As my stomach grew and I was visibly pregnant, I’d receive some looks from people in the gym when they’d see me doing deadlifts, pushups and chakrasans with a huge belly. They were mostly positive vibes thankfully. But there were some well-wishers who would simply shake their heads and tell me I was partaking in dangerous activities. I smiled and nodded and continued. Like any well meaning expectant father, my partner would wince and mutter under his breath whenever he saw me tackling some weights heavier than 5 kgs. He was supportive but stressed out.

I maintained a healthy but easy diet. Nothing drastic and no special diets. Thankfully, apart from an aversion to meat for a few months, I had no nausea or other food issues throughout my pregnancy.

I made sure I drank at least 2.5-3 liters of water. I also indulged in my favorite pastas (no cream sauces) and noodles and Assamese fish and rice dishes often. I was pregnant and baby wanted treats!

The Delivery

I wanted to birth as unassisted as possible. My trainer and my doctor were both confident that I could have an all-natural birth. My blood pressure was great, I had gained a healthy and acceptable 8 kgs weight in 9 months, I was physically fit and active and had no complaints.

But life had other plans. Close to the due date, we found out that the umbilical cord was looped multiple times around the baby’s neck and had true knots.

Since everything else was still on track and there was no sign of distress in the baby, we decided to still try for a natural birth. We worked through many hours of labor. Finally, the doctor decided to do an emergency caesarian because the baby wasn’t being able to descend into the pelvis due to the umbilical knots.

Our son weighing all of 3.4 kgs was born looking just like his father!

From working for an all-natural birth, I had to have surgery. I kept thinking my body had failed despite all the efforts I put in.

It took me a while to realize that the beauty of birth also lies in accepting the mystery of the human body and surrendering to the unpredictability of the birth process.


The immediate few weeks after the birth of our son were difficult. I had to deal with the painful process of recovery, where even getting out of bed or using the restroom was a herculean feat. [Side note: I have never felt more love for my husband than I did on the day we returned from the hospital, and he rocked our crying baby through the night, telling me how lovely it all was as he helped me sit on the toilet at 3 am as I sobbed and laughed and peed!]

I had to figure out the world of breastfeeding which is the toughest, loneliest and most awesome thing I have ever undertaken. And above all, we had to care for a tiny human who we brought into the world.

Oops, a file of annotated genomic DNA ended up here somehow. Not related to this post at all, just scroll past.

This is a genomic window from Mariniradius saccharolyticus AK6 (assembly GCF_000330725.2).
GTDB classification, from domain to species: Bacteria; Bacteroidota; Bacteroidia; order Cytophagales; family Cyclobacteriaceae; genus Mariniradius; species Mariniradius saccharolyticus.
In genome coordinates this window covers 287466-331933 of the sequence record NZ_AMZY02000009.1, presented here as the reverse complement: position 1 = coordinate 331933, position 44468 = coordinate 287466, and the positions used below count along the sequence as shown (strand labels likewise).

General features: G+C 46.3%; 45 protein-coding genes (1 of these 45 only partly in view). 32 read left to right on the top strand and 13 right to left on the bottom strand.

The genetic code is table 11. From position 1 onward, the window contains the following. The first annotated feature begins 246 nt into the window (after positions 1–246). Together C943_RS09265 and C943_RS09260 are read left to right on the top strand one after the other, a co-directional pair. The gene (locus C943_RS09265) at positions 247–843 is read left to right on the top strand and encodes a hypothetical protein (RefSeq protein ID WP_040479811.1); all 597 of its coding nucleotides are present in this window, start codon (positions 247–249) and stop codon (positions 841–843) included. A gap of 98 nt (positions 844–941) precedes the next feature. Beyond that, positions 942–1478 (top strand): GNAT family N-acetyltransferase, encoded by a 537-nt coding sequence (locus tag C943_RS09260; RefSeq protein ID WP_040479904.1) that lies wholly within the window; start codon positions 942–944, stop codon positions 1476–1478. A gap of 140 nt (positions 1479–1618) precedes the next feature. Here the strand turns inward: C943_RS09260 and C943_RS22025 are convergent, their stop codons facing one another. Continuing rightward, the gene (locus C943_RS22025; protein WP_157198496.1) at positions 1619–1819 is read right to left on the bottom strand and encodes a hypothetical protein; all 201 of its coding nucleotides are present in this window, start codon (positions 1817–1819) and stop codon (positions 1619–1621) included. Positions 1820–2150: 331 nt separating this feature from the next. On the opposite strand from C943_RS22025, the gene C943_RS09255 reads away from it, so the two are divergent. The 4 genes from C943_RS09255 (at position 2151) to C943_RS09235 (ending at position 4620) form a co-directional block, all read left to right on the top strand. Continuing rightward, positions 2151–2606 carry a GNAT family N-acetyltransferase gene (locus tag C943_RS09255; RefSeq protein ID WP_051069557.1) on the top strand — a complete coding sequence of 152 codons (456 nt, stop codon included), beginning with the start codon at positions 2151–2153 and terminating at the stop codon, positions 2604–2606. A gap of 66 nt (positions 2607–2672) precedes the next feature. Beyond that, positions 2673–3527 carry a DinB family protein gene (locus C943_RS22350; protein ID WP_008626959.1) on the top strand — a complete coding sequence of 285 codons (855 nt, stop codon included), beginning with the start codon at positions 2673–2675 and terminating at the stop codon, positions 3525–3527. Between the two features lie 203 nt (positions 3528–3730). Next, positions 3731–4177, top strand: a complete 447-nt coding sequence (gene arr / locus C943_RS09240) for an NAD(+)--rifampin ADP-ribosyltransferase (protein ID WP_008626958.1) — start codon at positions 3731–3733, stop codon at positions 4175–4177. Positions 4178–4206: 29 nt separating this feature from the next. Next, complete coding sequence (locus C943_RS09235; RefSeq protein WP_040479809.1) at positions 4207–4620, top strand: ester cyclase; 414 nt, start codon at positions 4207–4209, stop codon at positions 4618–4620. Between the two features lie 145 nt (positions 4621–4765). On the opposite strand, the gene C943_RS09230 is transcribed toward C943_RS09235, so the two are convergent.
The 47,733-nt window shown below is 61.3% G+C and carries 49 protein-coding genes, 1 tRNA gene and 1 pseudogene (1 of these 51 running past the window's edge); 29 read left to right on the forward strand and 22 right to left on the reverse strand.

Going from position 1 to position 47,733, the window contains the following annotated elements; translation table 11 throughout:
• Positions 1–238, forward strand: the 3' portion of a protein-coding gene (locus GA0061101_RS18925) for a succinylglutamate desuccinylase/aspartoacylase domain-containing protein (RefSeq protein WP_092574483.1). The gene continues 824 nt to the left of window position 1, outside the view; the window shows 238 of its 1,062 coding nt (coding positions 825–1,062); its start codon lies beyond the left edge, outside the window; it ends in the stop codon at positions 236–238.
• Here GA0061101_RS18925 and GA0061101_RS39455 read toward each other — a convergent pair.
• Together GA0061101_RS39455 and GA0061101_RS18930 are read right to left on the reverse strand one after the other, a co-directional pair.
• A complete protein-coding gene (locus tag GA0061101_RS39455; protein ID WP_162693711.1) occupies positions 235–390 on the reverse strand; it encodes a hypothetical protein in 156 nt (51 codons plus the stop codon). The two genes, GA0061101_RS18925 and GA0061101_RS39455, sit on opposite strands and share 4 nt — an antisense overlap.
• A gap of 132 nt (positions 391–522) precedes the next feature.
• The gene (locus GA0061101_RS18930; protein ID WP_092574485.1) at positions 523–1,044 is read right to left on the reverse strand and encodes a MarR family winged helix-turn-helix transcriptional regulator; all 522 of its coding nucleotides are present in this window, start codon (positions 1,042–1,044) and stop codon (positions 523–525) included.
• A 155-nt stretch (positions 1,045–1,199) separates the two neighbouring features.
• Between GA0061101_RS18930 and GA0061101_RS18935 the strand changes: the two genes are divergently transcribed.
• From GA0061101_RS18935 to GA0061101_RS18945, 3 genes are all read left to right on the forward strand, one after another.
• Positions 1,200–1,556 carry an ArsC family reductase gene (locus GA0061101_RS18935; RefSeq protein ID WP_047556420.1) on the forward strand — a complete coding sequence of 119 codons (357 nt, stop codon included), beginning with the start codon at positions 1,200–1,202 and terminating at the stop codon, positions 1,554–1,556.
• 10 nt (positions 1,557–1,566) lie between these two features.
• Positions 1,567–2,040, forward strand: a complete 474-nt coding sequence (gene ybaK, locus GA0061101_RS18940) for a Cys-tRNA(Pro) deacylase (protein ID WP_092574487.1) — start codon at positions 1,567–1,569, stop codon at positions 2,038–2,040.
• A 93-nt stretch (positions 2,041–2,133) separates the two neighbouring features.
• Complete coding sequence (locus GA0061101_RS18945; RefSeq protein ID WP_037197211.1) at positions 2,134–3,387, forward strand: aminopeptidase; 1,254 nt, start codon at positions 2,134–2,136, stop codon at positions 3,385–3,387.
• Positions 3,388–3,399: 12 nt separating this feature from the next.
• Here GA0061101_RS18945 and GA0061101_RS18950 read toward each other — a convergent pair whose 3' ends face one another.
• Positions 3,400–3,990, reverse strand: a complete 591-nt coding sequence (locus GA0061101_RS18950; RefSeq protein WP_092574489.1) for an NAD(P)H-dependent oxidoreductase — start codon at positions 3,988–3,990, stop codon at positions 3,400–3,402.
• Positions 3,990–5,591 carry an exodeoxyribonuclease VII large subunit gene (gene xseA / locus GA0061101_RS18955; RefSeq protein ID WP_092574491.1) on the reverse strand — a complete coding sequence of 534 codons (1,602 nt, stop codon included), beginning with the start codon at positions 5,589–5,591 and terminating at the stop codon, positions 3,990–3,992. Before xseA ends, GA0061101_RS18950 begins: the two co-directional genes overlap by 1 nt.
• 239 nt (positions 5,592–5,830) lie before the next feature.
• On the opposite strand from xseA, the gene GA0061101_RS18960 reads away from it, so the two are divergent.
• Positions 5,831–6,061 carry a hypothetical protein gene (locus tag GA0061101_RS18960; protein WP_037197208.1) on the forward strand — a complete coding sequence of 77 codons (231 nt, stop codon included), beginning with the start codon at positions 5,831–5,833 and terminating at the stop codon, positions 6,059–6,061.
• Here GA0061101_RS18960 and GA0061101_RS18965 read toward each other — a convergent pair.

Exercise was far from my mind. However, my trainer kept insisting that we had to get back to exercise, even if it was for the release of feel-good endorphins. My doctor also encouraged increased levels of activity and had cleared me for light exercises soon after birth.

Three weeks after giving birth, I started the whole recovery workout regime. It was not possible for me to go the gym to work out on most days. So, we started working out in my living room with a weight set, yoga mat and whatever pieces of furniture could be used. This arrangement was perfect as I could attend to my son and he sometimes joined us playing in his rocker.

Working out post-surgery was tough. Even holding a plank position for 30 seconds was difficult. We concentrated full body strengthening exercises and functional movements. I was not following any special diet and eating to hunger and drinking lots of water.

Within about 2-3 months, I lost a lot of weight and reached 60.5 kgs and more importantly, I felt my strength and vitality returning.
Three months postpartum.
(Photo: Rakhi Jindal)

The process is far from over. Even at three months post-partum, certain movements like hip thrusters and twists are challenging and I am far from lifting the amount of weights I could lift pre-pregnancy. But I feel great, and every day it gets better.

I am grateful I had a healthy pregnancy and a quick recovery.

I had thought I would crumble into a gelatinous mess with pregnancy, instead I was healthy, happy and confident throughout my pregnancy and continue to be so post-partum.

I am fully aware that every pregnancy is unique and I was blessed with a fairly uncomplicated one. But I am also aware that for me personally, if I had not been active I may have had a very different story to remember.

(This story was auto-published from a syndicated feed. No part of the story has been edited by The Quint.)